Over the past few weeks, two New York Times columnists have written dueling meditations imagining a 2020 matchup between Warren and Trump. One prophesied a scenario in which Warren lost due to a strong economy; the other predicted she’d win.
Even Trump appears to assume he’ll end up running against the Massachusetts senator. The president told his fans in Montana at a July campaign rally that he’ll toss a DNA test at her — a reference to her claim of Native American heritage — if they end up squaring off on the debate stage.
According to Dean, Dukakis, and other former presidential candidates and their staff, shooting to the top of the pack in the “invisible primary” long before voting begins can be both a blessing and a curse.
Dean’s experience could be especially instructive for Warren. He came out of nowhere to lead the Democratic pack in polls in the months before the first primary elections in the 2004 race, overtaking Kerry and John Edwards. All of a sudden, he was a serious contender.
“The problem with that is it also focused all the negative attention on me by all the other candidates,” Dean said. “They worked together to bring me down — that’s what you do.”
Dean’s team alleged other Democratic campaigns were holding regular conference calls to coordinate attacks against him.
His candidacy flamed out after a disappointing third-place finish in Iowa, prompting his infamous “scream” speech that was mocked on a loop on cable television and by late night comedians. Dean blames his loss on the lack of organization in his campaign.
Warren is already regularly attacked by the president — who calls her “Pocahontas” to mock her — and she hits back, often leading to “split screen” type coverage that is reminiscent of a presidential campaign and fuels speculation about her eventual run. This has given Trump months to drive home a negative message about Warren using his presidential megaphone, while leaving many other potential 2020 candidates relatively untouched. The president has tweeted just once about Senator Cory Booker of New Jersey for example, compared to more than 25 times about Warren since he began running for president.
“If she is going to step out there and assume the mantle of front-runner, that means all the arrows will be aimed at her,” said University of Virginia political analyst Larry Sabato. “When you’re out there taking the arrows, you’re going to bleed. I just don’t think it’s a particularly good position to be in this early.”
Indeed, her political activities outside Massachusetts have caused trouble back home. Over the past several days two local police chiefs criticized her comments during an appearance at a historically black college in New Orleans, calling the criminal justice system “racist . . . front to back.” The visit was part of an effort to expand her base and reach out to black voters. But the police chief in Yarmouth, where an officer was shot to death in April, said the comment was an “insult,” and her GOP Senate opponents called Warren’s remark irresponsible.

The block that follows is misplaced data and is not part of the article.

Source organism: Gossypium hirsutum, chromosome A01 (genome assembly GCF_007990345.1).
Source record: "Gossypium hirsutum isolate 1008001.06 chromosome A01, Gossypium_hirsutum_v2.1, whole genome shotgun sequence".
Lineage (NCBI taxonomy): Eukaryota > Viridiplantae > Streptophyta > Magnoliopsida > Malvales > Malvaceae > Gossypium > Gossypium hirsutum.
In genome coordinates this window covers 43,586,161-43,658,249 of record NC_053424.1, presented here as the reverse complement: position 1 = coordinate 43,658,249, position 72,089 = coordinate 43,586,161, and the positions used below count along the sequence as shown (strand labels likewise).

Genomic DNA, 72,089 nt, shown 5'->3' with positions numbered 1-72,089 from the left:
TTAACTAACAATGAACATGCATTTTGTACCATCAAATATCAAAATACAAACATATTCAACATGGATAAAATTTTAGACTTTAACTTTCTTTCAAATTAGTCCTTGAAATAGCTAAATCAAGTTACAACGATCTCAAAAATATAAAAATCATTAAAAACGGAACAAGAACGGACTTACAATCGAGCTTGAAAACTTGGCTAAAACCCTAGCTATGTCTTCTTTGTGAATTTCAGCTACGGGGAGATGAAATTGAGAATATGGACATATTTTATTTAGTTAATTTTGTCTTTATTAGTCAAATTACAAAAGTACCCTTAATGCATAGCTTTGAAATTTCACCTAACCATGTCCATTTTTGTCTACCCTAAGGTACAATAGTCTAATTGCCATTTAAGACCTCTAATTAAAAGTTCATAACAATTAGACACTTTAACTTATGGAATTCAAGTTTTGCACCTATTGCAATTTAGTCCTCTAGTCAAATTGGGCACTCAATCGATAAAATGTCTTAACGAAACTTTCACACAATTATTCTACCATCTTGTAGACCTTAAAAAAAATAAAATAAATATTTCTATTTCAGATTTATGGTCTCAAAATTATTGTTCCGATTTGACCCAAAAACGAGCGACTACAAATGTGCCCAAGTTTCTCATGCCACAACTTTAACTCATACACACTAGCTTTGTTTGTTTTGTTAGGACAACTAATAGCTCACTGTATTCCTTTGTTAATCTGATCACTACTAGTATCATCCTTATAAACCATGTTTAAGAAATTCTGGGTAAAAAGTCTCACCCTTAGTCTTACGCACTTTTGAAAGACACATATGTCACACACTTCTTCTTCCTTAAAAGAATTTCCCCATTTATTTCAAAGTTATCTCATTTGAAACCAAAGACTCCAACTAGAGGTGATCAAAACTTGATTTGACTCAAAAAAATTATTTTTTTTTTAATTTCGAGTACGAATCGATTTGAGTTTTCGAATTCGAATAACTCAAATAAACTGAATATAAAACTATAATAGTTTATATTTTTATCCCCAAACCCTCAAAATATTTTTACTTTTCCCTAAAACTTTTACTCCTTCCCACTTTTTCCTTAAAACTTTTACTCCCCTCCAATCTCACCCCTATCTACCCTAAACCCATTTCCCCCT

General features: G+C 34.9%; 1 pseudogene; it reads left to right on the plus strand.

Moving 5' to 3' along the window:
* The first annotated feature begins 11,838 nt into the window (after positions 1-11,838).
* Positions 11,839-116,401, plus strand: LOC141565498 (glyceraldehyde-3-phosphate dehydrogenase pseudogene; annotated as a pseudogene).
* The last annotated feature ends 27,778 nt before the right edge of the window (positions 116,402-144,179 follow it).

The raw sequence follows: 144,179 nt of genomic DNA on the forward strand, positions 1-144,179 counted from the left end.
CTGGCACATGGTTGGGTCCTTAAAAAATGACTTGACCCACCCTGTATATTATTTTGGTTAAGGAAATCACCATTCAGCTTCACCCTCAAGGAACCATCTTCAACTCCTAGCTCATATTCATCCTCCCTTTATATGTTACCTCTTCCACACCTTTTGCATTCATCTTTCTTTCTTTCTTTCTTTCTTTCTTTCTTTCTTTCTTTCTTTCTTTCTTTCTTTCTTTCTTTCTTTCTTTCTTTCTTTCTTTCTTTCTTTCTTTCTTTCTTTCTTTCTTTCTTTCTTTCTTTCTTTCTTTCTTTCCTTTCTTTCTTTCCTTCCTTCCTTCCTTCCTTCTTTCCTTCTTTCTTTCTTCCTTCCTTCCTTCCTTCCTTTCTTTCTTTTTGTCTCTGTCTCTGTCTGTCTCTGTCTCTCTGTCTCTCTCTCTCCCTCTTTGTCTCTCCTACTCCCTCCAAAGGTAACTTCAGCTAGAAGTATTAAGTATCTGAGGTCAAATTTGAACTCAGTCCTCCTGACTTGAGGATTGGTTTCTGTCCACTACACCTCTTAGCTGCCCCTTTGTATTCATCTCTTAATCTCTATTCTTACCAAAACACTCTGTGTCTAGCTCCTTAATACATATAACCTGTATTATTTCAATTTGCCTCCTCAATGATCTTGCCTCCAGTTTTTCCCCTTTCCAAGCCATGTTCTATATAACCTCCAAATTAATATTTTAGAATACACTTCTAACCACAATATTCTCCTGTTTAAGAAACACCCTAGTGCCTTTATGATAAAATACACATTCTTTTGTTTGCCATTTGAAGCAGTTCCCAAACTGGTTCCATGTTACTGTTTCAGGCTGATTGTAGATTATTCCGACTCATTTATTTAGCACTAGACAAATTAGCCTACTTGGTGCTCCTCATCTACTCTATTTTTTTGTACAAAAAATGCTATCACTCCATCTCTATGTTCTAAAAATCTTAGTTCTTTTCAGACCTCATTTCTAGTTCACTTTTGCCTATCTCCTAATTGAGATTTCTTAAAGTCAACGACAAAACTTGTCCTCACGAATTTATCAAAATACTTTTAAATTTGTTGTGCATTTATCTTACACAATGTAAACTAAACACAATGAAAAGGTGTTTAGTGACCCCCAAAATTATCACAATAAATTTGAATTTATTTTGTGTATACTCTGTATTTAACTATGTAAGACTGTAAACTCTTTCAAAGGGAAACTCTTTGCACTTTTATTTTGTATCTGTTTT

The back-and-forth, however, also benefits Warren to an extent, firing up the Democratic base that strongly dislikes the president and helping the senator burnish her reputation as a fighter and counter-puncher long before the primaries begin.
All the scrutiny and early scrapping could also sharpen Warren’s skills ahead of a presidential race, revealing her strengths and weaknesses early on. Dean wishes he had emerged as a front-runner sooner in his race, so the heightened scrutiny and pressure could have improved him as a candidate.
“It exposed my weaknesses, and I suppose if I had been exposed in June about my weaknesses in the campaign and personal weaknesses, I might have gotten better in time to have that not happen,” Dean said. “In some ways I shot to the top too fast.”
Gary Hart, the front-runner for the 1988 Democratic nomination who dropped out over claims he was having an affair, said there were few drawbacks to being declared an early front-runner, aside from “losing all privacy.”
“Fund-raising becomes somewhat easier and political reporters are required to pay more attention to what you stand for and are saying,” Hart said in an e-mail.
Recruiting top-flight staffers also becomes easier, according to Ryan Williams, a former spokesman for Mitt Romney’s presidential bid.
“People want to support a winner,” Williams said.
Former senator Bill Bradley, who vied unsuccessfully for the Democratic nomination in 2000, said he thought it was an advantage for him to toil in front-runner Al Gore’s shadow, which allowed him to quietly fund-raise and recruit without press scrutiny.
“I didn’t have to deal with people constantly asking questions, I just went out and laid the groundwork for the campaign,” Bradley said.
But of course, Gore, the heir apparent, ended up winning the nomination that year. On second thought, Bradley conceded, “Being a front-runner is not a bad thing.”